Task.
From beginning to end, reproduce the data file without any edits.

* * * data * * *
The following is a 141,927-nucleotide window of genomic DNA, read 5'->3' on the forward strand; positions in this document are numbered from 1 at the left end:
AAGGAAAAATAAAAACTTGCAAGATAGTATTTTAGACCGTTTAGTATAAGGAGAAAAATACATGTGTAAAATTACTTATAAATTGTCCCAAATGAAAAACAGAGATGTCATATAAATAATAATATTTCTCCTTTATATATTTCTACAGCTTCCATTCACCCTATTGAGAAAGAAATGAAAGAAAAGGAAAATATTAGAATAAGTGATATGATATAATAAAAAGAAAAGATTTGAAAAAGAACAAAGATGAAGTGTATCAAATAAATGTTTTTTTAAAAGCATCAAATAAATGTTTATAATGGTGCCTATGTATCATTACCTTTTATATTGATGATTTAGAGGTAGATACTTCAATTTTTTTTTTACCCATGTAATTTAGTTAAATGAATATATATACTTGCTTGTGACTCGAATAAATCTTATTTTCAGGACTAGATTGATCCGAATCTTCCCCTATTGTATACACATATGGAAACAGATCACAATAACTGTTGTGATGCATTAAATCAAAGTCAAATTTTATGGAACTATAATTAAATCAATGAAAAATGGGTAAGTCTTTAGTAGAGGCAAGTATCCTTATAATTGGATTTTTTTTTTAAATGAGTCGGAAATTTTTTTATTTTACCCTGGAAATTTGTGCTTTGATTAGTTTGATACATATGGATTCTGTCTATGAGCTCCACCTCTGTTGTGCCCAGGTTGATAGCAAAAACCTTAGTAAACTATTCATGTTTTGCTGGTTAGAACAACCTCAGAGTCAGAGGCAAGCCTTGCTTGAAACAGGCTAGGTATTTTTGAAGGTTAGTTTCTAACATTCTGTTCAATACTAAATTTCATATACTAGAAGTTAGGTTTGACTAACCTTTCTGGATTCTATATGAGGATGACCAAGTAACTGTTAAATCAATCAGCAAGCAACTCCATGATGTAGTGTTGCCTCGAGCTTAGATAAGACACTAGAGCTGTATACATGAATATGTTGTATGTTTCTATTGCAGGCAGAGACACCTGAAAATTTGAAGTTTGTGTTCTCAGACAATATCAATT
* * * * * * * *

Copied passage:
The following is a 141,927-nucleotide window of genomic DNA, read 5'->3' on the forward strand; positions in this document are numbered from 1 at the left end:
AAGGAAAAATAAAAACTTGCAAGATAGTATTTTAGACCGTTTAGTATAAGGAGAAAAATACATGTGTAAAATTACTTATAAATTGTCCCAAATGAAAAACAGAGATGTCATATAAATAATAATATTTCTCCTTTATATATTTCTACAGCTTCCATTCACCCTATTGAGAAAGAAATGAAAGAAAAGGAAAATATTAGAATAAGTGATATGATATAATAAAAAGAAAAGATTTGAAAAAGAACAAAGATGAAGTGTATCAAATAAATGTTTTTTTAAAAGCATCAAATAAATGTTTATAATGGTGCCTATGTATCATTACCTTTTATATTGATGATTTAGAGGTAGATACTTCAATTTTTTTTTTACCCATGTAATTTAGTTAAATGAATATATATACTTGCTTGTGACTCGAATAAATCTTATTTTCAGGACTAGATTGATCCGAATCTTCCCCTATTGTATACACATATGGAAACAGATCACAATAACTGTTGTGATGCATTAAATCAAAGTCAAATTTTATGGAACTATAATTAAATCAATGAAAAATGGGTAAGTCTTTAGTAGAGGCAAGTATCCTTATAATTGGATTTTTTTTTTAAATGAGTCGGAAATTTTTTTATTTTACCCTGGAAATTTGTGCTTTGATTAGTTTGATACATATGGATTCTGTCTATGAGCTCCACCTCTGTTGTGCCCAGGTTGATAGCAAAAACCTTAGTAAACTATTCATGTTTTGCTGGTTAGAACAACCTCAGAGTCAGAGGCAAGCCTTGCTTGAAACAGGCTAGGTATTTTTGAAGGTTAGTTTCTAACATTCTGTTCAATACTAAATTTCATATACTAGAAGTTAGGTTTGACTAACCTTTCTGGATTCTATATGAGGATGACCAAGTAACTGTTAAATCAATCAGCAAGCAACTCCATGATGTAGTGTTGCCTCGAGCTTAGATAAGACACTAGAGCTGTATACATGAATATGTTGTATGTTTCTATTGCAGGCAGAGACACCTGAAAATTTGAAGTTTGTGTTCTCAGACAATATCAATT